Monday, December 5, 2005


There was no one to fasten my pearl necklace. I would be getting ready for some really big dance—to be held in some grand ballroom that my little town didn’t even have possess—and I would be stuck. Hair done up real big, reminiscent of Mamma living in Madrid going to dinner dances at the Ritz, a long, sapphire blue dress, the swish of silk stockings—still, I couldn’t leave the house because I was alone and no man was there to position my pearls, fit the delicate gold hook inside the filigreed clasp.

When I was five years-old, eight, twelve and then sixteen this was a reoccurring nightmare, my greatest fear in life: I would have no man to fasten my necklace. Then, I was seventeen, a junior in high school and onto much more important things. Why are you worrying about a damn necklace—not to mention a boy—when there are SAT’s to study for, college applications to fill out, an important life to plan, I chastised myself.

University. My liberal arts college left a bad taste in my mouth so I created a major that would allow me to travel the world. Every moment of every day was spent concocting a new plan that moved me from Buenos Aires to Aix-en-Provence to Bahia del Salvador and back again. No time to worry about being alone.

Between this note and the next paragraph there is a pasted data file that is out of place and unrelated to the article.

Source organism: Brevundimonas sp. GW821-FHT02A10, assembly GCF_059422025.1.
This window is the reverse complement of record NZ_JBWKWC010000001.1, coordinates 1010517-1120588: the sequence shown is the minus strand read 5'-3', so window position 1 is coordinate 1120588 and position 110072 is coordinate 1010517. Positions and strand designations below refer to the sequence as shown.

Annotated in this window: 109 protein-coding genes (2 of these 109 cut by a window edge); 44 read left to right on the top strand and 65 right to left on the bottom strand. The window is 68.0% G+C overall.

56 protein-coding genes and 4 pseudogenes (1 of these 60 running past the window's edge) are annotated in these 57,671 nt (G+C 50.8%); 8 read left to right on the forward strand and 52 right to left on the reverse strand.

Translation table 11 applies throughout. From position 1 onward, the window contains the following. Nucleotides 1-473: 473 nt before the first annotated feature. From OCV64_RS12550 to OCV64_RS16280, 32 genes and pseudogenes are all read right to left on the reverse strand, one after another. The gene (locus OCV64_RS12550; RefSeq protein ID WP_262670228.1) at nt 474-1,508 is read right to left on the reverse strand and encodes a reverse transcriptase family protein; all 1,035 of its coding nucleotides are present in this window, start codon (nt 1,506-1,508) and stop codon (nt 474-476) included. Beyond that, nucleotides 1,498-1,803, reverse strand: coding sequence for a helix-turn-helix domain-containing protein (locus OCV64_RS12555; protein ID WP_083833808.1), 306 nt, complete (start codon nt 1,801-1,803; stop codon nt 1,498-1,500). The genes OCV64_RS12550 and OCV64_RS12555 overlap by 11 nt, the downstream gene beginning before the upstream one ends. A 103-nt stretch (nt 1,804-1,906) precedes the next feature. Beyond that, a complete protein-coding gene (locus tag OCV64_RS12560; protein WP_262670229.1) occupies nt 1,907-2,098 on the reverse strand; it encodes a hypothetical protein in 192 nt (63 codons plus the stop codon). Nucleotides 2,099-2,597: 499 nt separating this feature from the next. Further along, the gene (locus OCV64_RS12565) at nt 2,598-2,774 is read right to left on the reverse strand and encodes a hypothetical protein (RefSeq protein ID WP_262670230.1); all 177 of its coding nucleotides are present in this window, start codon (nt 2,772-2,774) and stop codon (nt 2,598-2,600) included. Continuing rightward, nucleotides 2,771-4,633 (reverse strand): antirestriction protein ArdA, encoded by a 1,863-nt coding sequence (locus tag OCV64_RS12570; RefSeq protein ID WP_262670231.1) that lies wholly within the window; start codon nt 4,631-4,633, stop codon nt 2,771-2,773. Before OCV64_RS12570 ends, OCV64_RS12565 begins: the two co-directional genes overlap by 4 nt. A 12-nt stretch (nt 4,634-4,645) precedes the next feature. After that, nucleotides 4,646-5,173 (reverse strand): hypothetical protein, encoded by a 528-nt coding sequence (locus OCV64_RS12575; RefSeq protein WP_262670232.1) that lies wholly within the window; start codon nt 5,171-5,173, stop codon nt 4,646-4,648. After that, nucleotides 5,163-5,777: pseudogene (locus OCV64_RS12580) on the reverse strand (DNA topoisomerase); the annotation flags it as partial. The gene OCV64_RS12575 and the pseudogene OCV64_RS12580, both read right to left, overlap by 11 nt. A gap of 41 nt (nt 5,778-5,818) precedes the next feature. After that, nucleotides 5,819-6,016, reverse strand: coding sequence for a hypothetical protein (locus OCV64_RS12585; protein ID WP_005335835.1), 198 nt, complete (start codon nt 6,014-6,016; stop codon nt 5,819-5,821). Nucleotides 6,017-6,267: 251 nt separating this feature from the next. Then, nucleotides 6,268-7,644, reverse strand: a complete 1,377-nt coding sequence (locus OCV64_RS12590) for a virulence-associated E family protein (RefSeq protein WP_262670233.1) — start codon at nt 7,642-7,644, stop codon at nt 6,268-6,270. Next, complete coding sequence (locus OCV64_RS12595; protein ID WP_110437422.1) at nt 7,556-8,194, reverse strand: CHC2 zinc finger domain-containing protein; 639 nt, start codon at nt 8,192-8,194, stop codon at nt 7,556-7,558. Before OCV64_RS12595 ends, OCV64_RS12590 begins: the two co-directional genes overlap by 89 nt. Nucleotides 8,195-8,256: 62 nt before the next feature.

Then, New York City happened to me. I worked at a news channel. The environment, the people, my first winter—everything was cold. Thoughts turned back to that pearl necklace. Maybe I hadn’t been such a fool after all. Age five and I knew what was important. It wasn’t about being dependant, it was about being with someone you love to help you along the way.

35 degrees up here in New York today. Chef is next to me and pouring my morning coffee and placing a kiss on my warm cheek. No pearl necklace to speak of yet. We'll manage that bit later. First things first.

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